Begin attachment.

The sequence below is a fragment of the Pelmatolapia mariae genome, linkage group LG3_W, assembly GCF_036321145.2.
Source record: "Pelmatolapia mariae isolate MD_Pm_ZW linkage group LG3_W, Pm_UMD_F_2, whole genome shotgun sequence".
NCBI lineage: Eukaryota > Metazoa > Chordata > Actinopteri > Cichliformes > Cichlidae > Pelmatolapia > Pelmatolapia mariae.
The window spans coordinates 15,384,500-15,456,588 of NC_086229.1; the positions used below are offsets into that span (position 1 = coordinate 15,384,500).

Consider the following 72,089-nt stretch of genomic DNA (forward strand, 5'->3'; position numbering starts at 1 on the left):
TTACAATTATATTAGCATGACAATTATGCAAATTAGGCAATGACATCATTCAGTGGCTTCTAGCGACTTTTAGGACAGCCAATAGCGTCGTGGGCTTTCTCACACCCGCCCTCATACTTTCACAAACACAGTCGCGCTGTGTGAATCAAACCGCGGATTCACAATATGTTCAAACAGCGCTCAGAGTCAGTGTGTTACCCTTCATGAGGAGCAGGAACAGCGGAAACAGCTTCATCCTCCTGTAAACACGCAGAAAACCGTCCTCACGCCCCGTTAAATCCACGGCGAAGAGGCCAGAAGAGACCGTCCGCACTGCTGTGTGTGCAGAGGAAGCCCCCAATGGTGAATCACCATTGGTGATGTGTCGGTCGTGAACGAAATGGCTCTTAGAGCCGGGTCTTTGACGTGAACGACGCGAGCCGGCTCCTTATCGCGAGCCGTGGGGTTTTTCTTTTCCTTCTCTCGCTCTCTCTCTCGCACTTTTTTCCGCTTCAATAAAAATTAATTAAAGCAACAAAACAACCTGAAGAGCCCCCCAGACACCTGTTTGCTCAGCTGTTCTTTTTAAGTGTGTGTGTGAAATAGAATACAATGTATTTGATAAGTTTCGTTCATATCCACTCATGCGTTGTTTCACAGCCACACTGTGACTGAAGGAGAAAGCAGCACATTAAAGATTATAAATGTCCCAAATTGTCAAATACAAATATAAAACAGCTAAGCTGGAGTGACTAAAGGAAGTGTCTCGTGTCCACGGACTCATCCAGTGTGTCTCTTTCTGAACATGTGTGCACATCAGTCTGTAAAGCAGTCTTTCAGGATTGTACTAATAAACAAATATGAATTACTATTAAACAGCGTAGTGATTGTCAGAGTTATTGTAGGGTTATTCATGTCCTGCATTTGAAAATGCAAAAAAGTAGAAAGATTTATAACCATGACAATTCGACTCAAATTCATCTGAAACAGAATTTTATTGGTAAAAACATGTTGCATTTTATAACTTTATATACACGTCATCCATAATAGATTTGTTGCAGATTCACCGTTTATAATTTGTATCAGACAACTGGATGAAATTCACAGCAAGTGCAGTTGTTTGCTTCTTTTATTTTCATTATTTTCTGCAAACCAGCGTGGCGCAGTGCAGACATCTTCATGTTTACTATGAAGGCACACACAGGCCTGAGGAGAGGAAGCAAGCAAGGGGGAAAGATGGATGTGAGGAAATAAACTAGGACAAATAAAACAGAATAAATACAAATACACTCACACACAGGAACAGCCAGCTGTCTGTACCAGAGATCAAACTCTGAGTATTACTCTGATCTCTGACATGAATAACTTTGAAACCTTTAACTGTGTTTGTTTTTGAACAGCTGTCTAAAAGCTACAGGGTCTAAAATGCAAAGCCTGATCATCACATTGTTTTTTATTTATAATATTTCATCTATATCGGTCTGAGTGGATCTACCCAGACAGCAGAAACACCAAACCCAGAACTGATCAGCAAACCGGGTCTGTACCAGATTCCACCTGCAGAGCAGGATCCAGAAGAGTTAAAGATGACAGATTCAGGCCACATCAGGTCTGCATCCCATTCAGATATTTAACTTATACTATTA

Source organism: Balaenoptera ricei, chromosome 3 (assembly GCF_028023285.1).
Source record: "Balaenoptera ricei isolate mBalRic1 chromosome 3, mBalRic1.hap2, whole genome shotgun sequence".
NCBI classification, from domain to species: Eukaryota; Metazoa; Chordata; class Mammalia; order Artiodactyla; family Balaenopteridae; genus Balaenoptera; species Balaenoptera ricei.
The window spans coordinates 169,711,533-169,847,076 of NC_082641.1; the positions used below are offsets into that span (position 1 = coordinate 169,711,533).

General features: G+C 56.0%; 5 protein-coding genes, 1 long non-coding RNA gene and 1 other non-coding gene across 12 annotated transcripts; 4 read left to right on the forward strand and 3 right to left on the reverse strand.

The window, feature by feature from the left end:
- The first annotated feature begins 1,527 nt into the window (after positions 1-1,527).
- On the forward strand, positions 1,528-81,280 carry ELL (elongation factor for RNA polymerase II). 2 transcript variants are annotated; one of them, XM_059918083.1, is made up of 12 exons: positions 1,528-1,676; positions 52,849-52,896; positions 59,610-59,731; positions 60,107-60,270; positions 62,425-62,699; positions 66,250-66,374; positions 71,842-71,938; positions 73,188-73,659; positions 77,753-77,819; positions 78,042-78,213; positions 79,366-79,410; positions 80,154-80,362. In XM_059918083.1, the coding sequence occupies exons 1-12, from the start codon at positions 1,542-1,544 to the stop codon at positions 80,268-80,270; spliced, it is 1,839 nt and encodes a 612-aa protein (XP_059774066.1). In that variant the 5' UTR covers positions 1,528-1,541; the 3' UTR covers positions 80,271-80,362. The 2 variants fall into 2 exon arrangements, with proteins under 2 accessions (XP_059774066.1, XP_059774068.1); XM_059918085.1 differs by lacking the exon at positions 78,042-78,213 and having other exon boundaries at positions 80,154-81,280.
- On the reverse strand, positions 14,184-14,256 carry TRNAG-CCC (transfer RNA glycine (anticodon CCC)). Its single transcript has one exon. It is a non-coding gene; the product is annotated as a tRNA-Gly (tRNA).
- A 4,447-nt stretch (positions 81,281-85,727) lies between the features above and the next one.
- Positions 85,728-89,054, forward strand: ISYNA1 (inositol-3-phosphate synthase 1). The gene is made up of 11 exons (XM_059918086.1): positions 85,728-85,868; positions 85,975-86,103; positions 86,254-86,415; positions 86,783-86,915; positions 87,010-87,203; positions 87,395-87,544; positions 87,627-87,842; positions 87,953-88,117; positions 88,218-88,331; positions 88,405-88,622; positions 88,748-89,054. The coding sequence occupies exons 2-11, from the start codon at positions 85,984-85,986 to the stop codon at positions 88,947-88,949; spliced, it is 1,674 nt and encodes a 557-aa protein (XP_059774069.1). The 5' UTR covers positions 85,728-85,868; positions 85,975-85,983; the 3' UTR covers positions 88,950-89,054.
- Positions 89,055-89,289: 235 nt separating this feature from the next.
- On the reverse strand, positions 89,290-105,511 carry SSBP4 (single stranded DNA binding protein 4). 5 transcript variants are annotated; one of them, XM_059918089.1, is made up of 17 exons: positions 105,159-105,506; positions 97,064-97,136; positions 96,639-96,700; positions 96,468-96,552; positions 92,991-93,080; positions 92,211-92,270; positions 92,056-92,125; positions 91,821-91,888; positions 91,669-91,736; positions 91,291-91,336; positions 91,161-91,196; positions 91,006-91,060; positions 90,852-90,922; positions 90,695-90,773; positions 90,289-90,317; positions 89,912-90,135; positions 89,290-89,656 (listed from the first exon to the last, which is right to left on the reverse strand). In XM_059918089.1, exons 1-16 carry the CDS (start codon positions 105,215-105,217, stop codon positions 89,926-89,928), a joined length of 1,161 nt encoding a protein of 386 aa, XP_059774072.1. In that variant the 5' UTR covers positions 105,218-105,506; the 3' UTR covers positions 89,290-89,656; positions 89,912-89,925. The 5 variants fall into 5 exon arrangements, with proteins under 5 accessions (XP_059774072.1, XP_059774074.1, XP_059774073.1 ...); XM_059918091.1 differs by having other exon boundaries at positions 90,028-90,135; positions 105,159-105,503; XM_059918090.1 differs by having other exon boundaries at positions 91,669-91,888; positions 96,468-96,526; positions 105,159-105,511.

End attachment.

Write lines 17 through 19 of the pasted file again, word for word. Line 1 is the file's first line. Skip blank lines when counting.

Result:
- Positions 85,728-89,054, forward strand: ISYNA1 (inositol-3-phosphate synthase 1). The gene is made up of 11 exons (XM_059918086.1): positions 85,728-85,868; positions 85,975-86,103; positions 86,254-86,415; positions 86,783-86,915; positions 87,010-87,203; positions 87,395-87,544; positions 87,627-87,842; positions 87,953-88,117; positions 88,218-88,331; positions 88,405-88,622; positions 88,748-89,054. The coding sequence occupies exons 2-11, from the start codon at positions 85,984-85,986 to the stop codon at positions 88,947-88,949; spliced, it is 1,674 nt and encodes a 557-aa protein (XP_059774069.1). The 5' UTR covers positions 85,728-85,868; positions 85,975-85,983; the 3' UTR covers positions 88,950-89,054.
- Positions 89,055-89,289: 235 nt separating this feature from the next.
- On the reverse strand, positions 89,290-105,511 carry SSBP4 (single stranded DNA binding protein 4). 5 transcript variants are annotated; one of them, XM_059918089.1, is made up of 17 exons: positions 105,159-105,506; positions 97,064-97,136; positions 96,639-96,700; positions 96,468-96,552; positions 92,991-93,080; positions 92,211-92,270; positions 92,056-92,125; positions 91,821-91,888; positions 91,669-91,736; positions 91,291-91,336; positions 91,161-91,196; positions 91,006-91,060; positions 90,852-90,922; positions 90,695-90,773; positions 90,289-90,317; positions 89,912-90,135; positions 89,290-89,656 (listed from the first exon to the last, which is right to left on the reverse strand). In XM_059918089.1, exons 1-16 carry the CDS (start codon positions 105,215-105,217, stop codon positions 89,926-89,928), a joined length of 1,161 nt encoding a protein of 386 aa, XP_059774072.1. In that variant the 5' UTR covers positions 105,218-105,506; the 3' UTR covers positions 89,290-89,656; positions 89,912-89,925. The 5 variants fall into 5 exon arrangements, with proteins under 5 accessions (XP_059774072.1, XP_059774074.1, XP_059774073.1 ...); XM_059918091.1 differs by having other exon boundaries at positions 90,028-90,135; positions 105,159-105,503; XM_059918090.1 differs by having other exon boundaries at positions 91,669-91,888; positions 96,468-96,526; positions 105,159-105,511.